Independence Hall is a place Americans think they know well. Within its walls the Continental Congress declared independence in 1776, and in 1787 the Founding Fathers drafted the U.S. Constitution there. Painstakingly restored to evoke these momentous events, the building appears to have passed through time unscathed, from the heady days of the American Revolution to today. But Independence Hall is more than a symbol of the young nation. Beyond this, according to Charlene Mires, it has a long and varied history of changing uses in an urban environment, almost all of which have been forgotten.
In Independence Hall, Mires rediscovers and chronicles the lost history of Independence Hall, in the process exploring the shifting perceptions of this most important building in America's popular imagination. According to Mires, the significance of Independence Hall cannot be fully appreciated without assessing the full range of political, cultural, and social history that has swirled about it for nearly three centuries. During its existence, it has functioned as a civic and cultural center, a political arena and courtroom, and a magnet for public celebrations and demonstrations. Artists such as Thomas Sully frequented Independence Square when Philadelphia served as the nation's capital during the 1790s, and portraitist Charles Willson Peale merged the arts, sciences, and public interest when he transformed a portion of the hall into a center for natural science in 1802.
In the 1850s, hearings for accused fugitive slaves who faced the loss of freedom were held, ironically, in this famous birthplace of American independence. Over the years Philadelphians have used the old state house and its public square in a multitude of ways that have transformed it into an arena of conflict: labor grievances have echoed regularly in Independence Square since the 1830s, while civil rights protesters exercised their right to free speech in the turbulent 1960s. As much as the Founding Fathers, these people and events illuminate the building's significance as a cultural symbol.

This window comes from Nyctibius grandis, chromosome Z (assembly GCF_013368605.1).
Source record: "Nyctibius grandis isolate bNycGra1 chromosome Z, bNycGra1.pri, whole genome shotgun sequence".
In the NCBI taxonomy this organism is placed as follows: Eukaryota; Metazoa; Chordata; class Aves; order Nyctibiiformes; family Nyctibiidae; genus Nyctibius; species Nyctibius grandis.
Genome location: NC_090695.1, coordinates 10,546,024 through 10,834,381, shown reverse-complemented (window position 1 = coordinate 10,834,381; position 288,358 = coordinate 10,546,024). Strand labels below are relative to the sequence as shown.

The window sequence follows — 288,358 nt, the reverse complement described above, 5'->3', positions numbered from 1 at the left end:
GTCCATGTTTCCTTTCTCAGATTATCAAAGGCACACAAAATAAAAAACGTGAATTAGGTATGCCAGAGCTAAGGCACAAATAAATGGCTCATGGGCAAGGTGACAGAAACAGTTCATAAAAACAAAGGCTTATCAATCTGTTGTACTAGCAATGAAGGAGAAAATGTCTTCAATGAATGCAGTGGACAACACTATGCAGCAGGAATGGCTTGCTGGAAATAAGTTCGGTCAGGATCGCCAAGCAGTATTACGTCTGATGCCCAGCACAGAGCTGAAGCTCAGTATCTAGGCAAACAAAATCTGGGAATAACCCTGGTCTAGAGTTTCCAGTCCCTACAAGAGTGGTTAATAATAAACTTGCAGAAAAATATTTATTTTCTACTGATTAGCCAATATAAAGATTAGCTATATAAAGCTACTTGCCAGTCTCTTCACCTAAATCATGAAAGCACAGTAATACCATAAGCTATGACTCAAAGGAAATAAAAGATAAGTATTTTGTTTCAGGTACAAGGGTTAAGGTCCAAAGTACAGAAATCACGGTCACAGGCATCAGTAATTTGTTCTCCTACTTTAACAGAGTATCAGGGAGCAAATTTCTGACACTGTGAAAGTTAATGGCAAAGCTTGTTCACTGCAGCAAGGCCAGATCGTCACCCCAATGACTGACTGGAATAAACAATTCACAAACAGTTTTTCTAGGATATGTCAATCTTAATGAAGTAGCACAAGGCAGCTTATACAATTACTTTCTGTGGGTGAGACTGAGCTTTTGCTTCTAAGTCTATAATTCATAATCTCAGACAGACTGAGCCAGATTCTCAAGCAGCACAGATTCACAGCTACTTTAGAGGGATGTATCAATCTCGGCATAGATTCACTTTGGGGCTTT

A former editor for the Philadelphia Inquirer, Charlene Mires is Associate Professor of History at Rutgers-Camden, Director of the Mid-Atlantic Regional Center for the Humanities, and a corecipient of the Pulitzer Prize in journalism.
Introduction 1. Landmark: A British Home for the American Revolution 2. Workshop: Building a Nation 3. Relic: Survival in the City 4. Shrine: Slavery, Nativism, and the Forgotten History of the Nineteenth Century 5. Legacy: Staking Claims to the Past Through Preservation 6. Place and Symbol: The Liberty Bell Ascendant 7. Treasure: Eighteenth-Century Building, Twentieth Century City 8. Anchor: A Secure Past for Cold War America 9. Prism: Redefining Independence for a Third Century 10. Memory: The Truths We Hold To Be Self-Evident Index